The Sieges - British Empire 1815-1914

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The Sieges
The British retreat to Ladysmith
Ladysmith, in northern Natal,  was the first of three towns that were besieged. Elsewhere in the west of Transvaal, Boer forces advanced upon the strategic towns of Kimberley and Mafeking, both in the very northern part of the Cape Colony. Kimberley was already famous for its diamond mines - Mafeking was about to become famous for the way it was defended under the leadership of Lt Colonel Robert Baden Powell.

At Ladysmith, maintaining the siege was regarded as an achievement by General Joubert as it meant that the British could not launch an offensive against the Transvaal but the decision has been heavily criticised as a major miscalculation which has been regarded as one of the major tactical errors of the war. The siege diverted thousands of troops from offensive campaigning and kept them idle against the military culture of the Boers. The commandos had not been raised to conduct fixed siege operations and it was not long before Boers were leaving their posts and returning to their farms for the harvest. Joubert was regarded even by many Boers as past his time-a 68 year old general who was judged to be too cautious, irresolute, feeble and timid. He was also too committed to his afternoon nap and his household comforts for he was accompanied by his wife Hendrina, his household servants and the household cattle. Joubert was a mediocre commander who had got as far as he did because of political cronyism.
A Boer Le Creusot gun used during the Ladysmith siege
At Ladysmith both sides seemed to settle for tit for tat shelling. the Boers had a number of Creusot guns which fired daily into the town but with little impact. Much of the civilian population had been evacuated into the nearby field hospital at Intombi. The besiegers rarely looked as if they had the will to take the town. As for those inside Ladysmith, despite dwindling supplies and grim conditions which led to about 10 deaths a day, it never looked as if the town was going to be forced to surrender. The Boers encircled the town within a six mile radius but the British themselves constructed a smaller defensive ring. The Boers hoped to starve the British out whilst keeping Buller at bay. What was required was reserves of patience rather than valiant deeds. There was the occasional foray to try and destroy Boer positions but these usually ended with  a heavy loss of life.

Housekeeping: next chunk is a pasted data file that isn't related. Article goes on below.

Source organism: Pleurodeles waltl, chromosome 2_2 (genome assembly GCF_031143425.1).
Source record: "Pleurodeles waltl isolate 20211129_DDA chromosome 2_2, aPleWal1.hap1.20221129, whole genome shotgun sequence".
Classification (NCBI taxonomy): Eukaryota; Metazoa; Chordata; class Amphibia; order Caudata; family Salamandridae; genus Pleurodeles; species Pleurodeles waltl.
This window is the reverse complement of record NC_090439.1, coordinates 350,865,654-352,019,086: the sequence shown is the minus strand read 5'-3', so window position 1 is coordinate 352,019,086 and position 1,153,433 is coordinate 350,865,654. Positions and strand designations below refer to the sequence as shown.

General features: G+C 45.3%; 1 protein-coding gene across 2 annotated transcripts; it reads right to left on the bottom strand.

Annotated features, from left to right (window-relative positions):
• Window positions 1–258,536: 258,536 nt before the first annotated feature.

On 6 January the Boers made their only real attempt to break through when they attacked Bester's Ridge. 2,000 Boers attacked the ridge at night but were held off. Fighting went on during the following day but with reinforcements  and the use of the bayonet, the Boers pulled back as the next night approached. There had been 400 British casualties with 200 Boer losses.
At Kimberley 4,000 Boers hemmed in 500 British troops and 50,000 civilians. The British commander was Colonel Kekewich but the dominant person in the town was Cecil Rhodes. Apart from his 500 regulars Kekewich had the use of the town guard of 3,500 civilians and the facilities and arsenal (450 guns) of the De Beers operation that was able to manufacture ammunition in its workshops. Here the garrison was not idle and made a number of sorties against the Boers. Kimberley was never in any danger of being taken as there were no surrounding kopjes as at Ladysmith. It was just a case of waiting for the arrival of Methuen's forces from the south. The mining operations helped the town in several ways-the miners themselves were able to construct a system of tunnels in the river banks in which many of the women and children sheltered. Heaps of debris from the mines were heaped high in tips that enabled strong points to be established and observation towers were erected on the top of hauling gear that gave advance warning of incoming shells. On February 7th, the Boers began to shell the town with their Long Tom. The huge shells screeched into the town's residential area killing women and children and terrorising the civilian population although at least they were able to reply with Long Cecil, a gun that had been constructed in the De Beers workshops  and could fire 28lb shells.